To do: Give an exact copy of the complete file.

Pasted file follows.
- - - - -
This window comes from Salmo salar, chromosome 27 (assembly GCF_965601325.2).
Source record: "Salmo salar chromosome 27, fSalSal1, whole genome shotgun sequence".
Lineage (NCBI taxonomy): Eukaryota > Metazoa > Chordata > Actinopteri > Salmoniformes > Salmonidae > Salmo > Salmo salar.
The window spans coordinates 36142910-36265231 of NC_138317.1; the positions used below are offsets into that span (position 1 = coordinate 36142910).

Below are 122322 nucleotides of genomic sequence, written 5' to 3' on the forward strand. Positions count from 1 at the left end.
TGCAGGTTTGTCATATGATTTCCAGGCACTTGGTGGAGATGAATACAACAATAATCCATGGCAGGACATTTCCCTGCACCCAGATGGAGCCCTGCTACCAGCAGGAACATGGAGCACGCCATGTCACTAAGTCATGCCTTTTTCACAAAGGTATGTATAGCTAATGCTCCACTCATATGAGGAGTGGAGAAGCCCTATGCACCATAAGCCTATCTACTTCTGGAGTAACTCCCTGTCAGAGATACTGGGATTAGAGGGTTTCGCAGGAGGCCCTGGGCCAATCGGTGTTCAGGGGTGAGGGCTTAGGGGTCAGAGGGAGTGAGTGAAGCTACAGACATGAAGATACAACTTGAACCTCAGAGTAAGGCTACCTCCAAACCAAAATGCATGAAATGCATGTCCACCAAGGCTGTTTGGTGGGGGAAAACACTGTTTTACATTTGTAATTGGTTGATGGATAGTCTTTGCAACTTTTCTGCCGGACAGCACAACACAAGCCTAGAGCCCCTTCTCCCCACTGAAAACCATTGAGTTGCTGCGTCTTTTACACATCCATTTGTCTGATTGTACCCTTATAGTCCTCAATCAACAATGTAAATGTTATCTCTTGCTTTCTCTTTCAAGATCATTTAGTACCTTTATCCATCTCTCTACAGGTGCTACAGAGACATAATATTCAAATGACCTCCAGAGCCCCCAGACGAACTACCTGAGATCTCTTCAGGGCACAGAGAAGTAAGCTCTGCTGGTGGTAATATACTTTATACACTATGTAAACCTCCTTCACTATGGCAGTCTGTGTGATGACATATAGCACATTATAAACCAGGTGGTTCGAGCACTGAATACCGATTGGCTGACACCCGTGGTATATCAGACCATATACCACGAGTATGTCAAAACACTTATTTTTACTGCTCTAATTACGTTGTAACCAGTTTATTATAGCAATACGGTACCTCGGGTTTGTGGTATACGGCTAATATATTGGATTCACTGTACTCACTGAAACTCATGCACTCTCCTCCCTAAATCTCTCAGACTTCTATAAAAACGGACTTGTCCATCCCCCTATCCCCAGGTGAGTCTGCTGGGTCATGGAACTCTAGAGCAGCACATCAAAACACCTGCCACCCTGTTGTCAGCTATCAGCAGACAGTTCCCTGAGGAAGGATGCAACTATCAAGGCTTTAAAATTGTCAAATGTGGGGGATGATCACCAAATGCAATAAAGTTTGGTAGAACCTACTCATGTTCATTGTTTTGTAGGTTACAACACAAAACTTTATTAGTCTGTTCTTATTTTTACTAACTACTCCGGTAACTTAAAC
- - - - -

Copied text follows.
This window comes from Salmo salar, chromosome 27 (assembly GCF_965601325.2).
Source record: "Salmo salar chromosome 27, fSalSal1, whole genome shotgun sequence".
Lineage (NCBI taxonomy): Eukaryota > Metazoa > Chordata > Actinopteri > Salmoniformes > Salmonidae > Salmo > Salmo salar.
The window spans coordinates 36142910-36265231 of NC_138317.1; the positions used below are offsets into that span (position 1 = coordinate 36142910).

Below are 122322 nucleotides of genomic sequence, written 5' to 3' on the forward strand. Positions count from 1 at the left end.
TGCAGGTTTGTCATATGATTTCCAGGCACTTGGTGGAGATGAATACAACAATAATCCATGGCAGGACATTTCCCTGCACCCAGATGGAGCCCTGCTACCAGCAGGAACATGGAGCACGCCATGTCACTAAGTCATGCCTTTTTCACAAAGGTATGTATAGCTAATGCTCCACTCATATGAGGAGTGGAGAAGCCCTATGCACCATAAGCCTATCTACTTCTGGAGTAACTCCCTGTCAGAGATACTGGGATTAGAGGGTTTCGCAGGAGGCCCTGGGCCAATCGGTGTTCAGGGGTGAGGGCTTAGGGGTCAGAGGGAGTGAGTGAAGCTACAGACATGAAGATACAACTTGAACCTCAGAGTAAGGCTACCTCCAAACCAAAATGCATGAAATGCATGTCCACCAAGGCTGTTTGGTGGGGGAAAACACTGTTTTACATTTGTAATTGGTTGATGGATAGTCTTTGCAACTTTTCTGCCGGACAGCACAACACAAGCCTAGAGCCCCTTCTCCCCACTGAAAACCATTGAGTTGCTGCGTCTTTTACACATCCATTTGTCTGATTGTACCCTTATAGTCCTCAATCAACAATGTAAATGTTATCTCTTGCTTTCTCTTTCAAGATCATTTAGTACCTTTATCCATCTCTCTACAGGTGCTACAGAGACATAATATTCAAATGACCTCCAGAGCCCCCAGACGAACTACCTGAGATCTCTTCAGGGCACAGAGAAGTAAGCTCTGCTGGTGGTAATATACTTTATACACTATGTAAACCTCCTTCACTATGGCAGTCTGTGTGATGACATATAGCACATTATAAACCAGGTGGTTCGAGCACTGAATACCGATTGGCTGACACCCGTGGTATATCAGACCATATACCACGAGTATGTCAAAACACTTATTTTTACTGCTCTAATTACGTTGTAACCAGTTTATTATAGCAATACGGTACCTCGGGTTTGTGGTATACGGCTAATATATTGGATTCACTGTACTCACTGAAACTCATGCACTCTCCTCCCTAAATCTCTCAGACTTCTATAAAAACGGACTTGTCCATCCCCCTATCCCCAGGTGAGTCTGCTGGGTCATGGAACTCTAGAGCAGCACATCAAAACACCTGCCACCCTGTTGTCAGCTATCAGCAGACAGTTCCCTGAGGAAGGATGCAACTATCAAGGCTTTAAAATTGTCAAATGTGGGGGATGATCACCAAATGCAATAAAGTTTGGTAGAACCTACTCATGTTCATTGTTTTGTAGGTTACAACACAAAACTTTATTAGTCTGTTCTTATTTTTACTAACTACTCCGGTAACTTAAAC